During a professional facial, the facial mask is applied after cleansing, skin analysis, exfoliation, extractions, and massage. Facial masks treat your particular skin type or condition, whether it’s dry, dehydrated, sensitive, red, or oily.
Benefits of Facial Masks at the Spa
A face mask is intended to treat your particular skin condition, so it’s important to choose the right one for you. If you’re using a professional skin care line, your esthetician can usually recommend a facial mask for you to use at home, but some are only available for professional use.
Depending on their ingredients, masks can tighten and tone, hydrate, nourish, draw out impurities, help blemishes heal, calm and soothe, or rejuvenate the skin—or any combination thereof. Additionally, there are several types of masks including clay, cream, setting, and gel varieties, each of which offers its own unique benefits.
At-Home Solutions That Still Work
While it’s recommended that you go to a professional esthetician for a fully curated and personally tailored facial mask, there are plenty of over-the-counter masks and at-home creations that can go a long way to restoring your skin without the price tag of a fancy spa or resort.
Fresh fruits, vegetables, milk, yogurt, honey, and eggs have been used for centuries as home beauty remedies. Although these ingredients are fun to experiment with yourself, you won’t find them in a spa setting because of convenience and sanitation, but knowing the effects of each at-home solution can be difficult, especially if you’re trying to achieve specific results.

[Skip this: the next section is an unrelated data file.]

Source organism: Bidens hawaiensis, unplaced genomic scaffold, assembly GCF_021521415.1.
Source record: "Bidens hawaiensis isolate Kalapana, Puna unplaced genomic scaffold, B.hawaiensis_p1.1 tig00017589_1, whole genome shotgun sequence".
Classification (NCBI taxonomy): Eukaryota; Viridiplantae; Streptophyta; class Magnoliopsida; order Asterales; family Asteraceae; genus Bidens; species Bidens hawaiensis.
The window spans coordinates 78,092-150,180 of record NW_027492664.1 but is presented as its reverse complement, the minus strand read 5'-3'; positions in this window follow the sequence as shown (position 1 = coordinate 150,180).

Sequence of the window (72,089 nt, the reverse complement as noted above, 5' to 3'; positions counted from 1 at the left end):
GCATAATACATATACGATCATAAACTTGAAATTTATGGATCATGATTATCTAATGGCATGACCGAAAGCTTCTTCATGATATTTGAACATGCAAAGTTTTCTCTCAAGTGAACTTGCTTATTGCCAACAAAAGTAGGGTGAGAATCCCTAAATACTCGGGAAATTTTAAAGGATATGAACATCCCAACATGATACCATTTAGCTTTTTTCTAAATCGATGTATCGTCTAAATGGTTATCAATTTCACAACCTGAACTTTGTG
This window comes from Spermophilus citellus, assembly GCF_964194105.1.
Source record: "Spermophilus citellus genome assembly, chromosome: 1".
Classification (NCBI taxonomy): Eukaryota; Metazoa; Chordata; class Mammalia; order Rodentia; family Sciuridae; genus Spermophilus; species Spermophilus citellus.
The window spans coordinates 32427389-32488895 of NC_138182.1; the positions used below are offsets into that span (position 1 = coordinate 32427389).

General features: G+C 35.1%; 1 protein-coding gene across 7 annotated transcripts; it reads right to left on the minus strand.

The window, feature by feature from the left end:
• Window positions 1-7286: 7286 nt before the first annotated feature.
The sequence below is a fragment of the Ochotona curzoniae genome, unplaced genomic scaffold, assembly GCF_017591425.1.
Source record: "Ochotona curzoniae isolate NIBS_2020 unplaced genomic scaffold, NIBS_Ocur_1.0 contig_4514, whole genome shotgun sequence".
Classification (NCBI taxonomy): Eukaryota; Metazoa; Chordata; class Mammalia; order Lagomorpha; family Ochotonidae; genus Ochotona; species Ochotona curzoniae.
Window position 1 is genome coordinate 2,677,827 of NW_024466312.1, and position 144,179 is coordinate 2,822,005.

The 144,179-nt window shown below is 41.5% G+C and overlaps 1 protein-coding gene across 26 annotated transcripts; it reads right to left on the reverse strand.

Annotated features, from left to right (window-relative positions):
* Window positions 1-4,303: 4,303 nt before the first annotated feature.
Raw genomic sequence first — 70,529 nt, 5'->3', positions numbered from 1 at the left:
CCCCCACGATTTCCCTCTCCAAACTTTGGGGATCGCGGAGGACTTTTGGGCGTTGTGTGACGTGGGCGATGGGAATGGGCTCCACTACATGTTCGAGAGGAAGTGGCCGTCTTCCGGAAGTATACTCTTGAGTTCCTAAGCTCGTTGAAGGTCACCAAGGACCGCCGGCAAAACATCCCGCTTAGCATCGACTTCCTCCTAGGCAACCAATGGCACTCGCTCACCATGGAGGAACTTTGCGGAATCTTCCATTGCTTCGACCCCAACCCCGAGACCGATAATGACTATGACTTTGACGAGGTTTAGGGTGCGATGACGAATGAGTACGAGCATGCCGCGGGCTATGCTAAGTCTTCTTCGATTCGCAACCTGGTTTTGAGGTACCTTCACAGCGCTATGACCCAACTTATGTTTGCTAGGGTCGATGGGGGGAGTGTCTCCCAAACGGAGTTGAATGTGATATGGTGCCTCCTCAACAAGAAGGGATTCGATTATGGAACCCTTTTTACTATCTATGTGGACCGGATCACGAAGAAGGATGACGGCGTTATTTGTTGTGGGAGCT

Whether you have dry or oily skin, you can try these solutions on your own:
- Cucumbers provide cooling, soothing, and healing effects, especially when placed over the eyes or mixed in a blender with other ingredients.
- Avocados are rich in vitamins A, B1, B2, D, and E and oil, which makes it a good choice for restoring moisture and toughening dry and sensitive skin.
- Honey has hydrating, toning, and tightening effects, and is often mixed with other ingredients for combined effects.
- Papaya contains papain, a protein-digesting enzyme that dissolves the dead outer layer of the skin, which means you should avoid using this mask if your skin is already irritated or sunburned.
- Egg whites tighten and tone the skin.
- Yogurt contains natural lactic acid that helps exfoliate the skin and can be used alone as a skin softening face mask, which is appropriate for all skin types.
- Potatoes thinly sliced can be used for oily skin or to reduce under-eye puffiness.
- Herbs and teas such as chamomile (soothing) can be used as ingredients for face masks to add a variety of effects, depending on the plant.
Making a face mask at home is relatively simple—just blend ingredients together until you have a thick enough paste to smear on your skin. Depending on your desired outcome and the effects of your ingredients, you should be able to feel results as soon as you wash off your face.